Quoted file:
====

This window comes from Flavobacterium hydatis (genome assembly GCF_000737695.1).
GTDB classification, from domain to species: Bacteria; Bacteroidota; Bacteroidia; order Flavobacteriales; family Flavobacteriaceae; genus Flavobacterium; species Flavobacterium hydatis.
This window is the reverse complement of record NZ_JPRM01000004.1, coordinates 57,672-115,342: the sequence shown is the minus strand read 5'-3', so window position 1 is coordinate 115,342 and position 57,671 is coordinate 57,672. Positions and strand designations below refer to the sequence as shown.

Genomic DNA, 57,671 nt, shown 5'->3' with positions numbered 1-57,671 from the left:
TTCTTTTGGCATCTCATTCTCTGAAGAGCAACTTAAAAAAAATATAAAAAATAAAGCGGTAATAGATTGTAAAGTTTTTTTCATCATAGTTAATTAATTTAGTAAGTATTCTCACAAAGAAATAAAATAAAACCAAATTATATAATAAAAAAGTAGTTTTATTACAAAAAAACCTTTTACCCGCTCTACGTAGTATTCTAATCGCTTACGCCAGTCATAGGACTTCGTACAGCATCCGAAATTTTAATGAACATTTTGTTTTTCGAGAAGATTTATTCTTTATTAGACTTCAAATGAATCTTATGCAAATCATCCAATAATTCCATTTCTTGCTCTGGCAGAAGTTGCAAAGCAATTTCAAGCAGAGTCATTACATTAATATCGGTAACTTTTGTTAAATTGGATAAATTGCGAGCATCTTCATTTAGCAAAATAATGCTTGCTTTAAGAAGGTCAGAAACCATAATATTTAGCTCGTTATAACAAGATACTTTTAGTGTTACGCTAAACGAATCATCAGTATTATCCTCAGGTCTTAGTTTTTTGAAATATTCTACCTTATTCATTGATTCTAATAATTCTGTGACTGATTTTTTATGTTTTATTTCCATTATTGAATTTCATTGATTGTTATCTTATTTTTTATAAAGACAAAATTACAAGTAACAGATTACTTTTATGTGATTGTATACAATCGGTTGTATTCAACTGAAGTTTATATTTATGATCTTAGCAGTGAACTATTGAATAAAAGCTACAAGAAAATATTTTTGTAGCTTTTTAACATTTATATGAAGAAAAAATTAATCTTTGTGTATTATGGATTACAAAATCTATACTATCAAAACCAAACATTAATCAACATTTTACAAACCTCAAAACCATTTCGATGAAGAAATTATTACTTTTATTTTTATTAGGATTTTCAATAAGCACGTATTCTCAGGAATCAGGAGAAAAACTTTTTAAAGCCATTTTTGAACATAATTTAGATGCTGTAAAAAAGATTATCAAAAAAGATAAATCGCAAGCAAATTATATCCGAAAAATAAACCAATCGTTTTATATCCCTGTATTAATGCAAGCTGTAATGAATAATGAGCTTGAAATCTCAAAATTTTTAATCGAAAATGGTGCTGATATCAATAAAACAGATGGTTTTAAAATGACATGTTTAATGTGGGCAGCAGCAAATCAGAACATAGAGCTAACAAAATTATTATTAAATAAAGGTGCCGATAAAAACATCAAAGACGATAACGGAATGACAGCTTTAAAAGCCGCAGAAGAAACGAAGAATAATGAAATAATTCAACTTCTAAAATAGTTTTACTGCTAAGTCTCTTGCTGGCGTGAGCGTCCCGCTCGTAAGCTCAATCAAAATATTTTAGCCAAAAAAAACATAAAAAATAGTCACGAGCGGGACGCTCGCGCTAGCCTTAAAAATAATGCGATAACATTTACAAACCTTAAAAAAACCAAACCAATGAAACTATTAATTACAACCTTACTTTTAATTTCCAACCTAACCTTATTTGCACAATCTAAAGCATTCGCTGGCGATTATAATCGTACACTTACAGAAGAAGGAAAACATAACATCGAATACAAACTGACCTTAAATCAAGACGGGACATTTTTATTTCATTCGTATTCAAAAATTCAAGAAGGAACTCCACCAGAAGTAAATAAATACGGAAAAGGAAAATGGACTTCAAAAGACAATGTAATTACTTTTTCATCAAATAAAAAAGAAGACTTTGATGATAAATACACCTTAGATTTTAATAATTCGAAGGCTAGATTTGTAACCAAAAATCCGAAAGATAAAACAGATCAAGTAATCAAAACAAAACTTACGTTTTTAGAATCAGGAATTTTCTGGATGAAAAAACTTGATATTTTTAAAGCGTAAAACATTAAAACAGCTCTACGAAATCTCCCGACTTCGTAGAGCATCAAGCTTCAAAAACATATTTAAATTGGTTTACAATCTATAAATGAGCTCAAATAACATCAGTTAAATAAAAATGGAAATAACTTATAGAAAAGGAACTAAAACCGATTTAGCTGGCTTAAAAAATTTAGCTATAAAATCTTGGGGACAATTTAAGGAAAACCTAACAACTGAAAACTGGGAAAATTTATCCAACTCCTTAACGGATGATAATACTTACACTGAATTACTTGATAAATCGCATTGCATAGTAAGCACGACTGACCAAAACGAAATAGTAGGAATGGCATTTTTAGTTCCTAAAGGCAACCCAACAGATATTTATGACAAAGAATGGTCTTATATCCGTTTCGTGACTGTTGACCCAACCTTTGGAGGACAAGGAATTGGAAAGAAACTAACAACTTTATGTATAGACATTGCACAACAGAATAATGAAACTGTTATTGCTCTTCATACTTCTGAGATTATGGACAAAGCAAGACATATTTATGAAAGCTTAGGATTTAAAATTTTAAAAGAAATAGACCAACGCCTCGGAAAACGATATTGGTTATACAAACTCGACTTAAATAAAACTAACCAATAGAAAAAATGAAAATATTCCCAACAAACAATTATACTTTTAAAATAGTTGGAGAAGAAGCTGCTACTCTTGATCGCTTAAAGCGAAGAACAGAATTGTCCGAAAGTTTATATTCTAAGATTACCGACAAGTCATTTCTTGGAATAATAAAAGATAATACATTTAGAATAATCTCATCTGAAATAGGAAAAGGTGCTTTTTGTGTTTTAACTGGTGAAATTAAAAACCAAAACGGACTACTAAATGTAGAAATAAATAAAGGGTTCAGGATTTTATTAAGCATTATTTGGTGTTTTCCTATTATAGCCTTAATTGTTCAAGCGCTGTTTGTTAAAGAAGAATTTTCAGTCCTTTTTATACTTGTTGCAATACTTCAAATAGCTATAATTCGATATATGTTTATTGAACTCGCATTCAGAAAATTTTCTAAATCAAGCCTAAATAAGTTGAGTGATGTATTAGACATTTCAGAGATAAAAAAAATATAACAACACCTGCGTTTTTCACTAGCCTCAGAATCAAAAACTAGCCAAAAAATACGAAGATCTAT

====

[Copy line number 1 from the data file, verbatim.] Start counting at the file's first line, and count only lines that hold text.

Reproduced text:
This window comes from Flavobacterium hydatis (genome assembly GCF_000737695.1).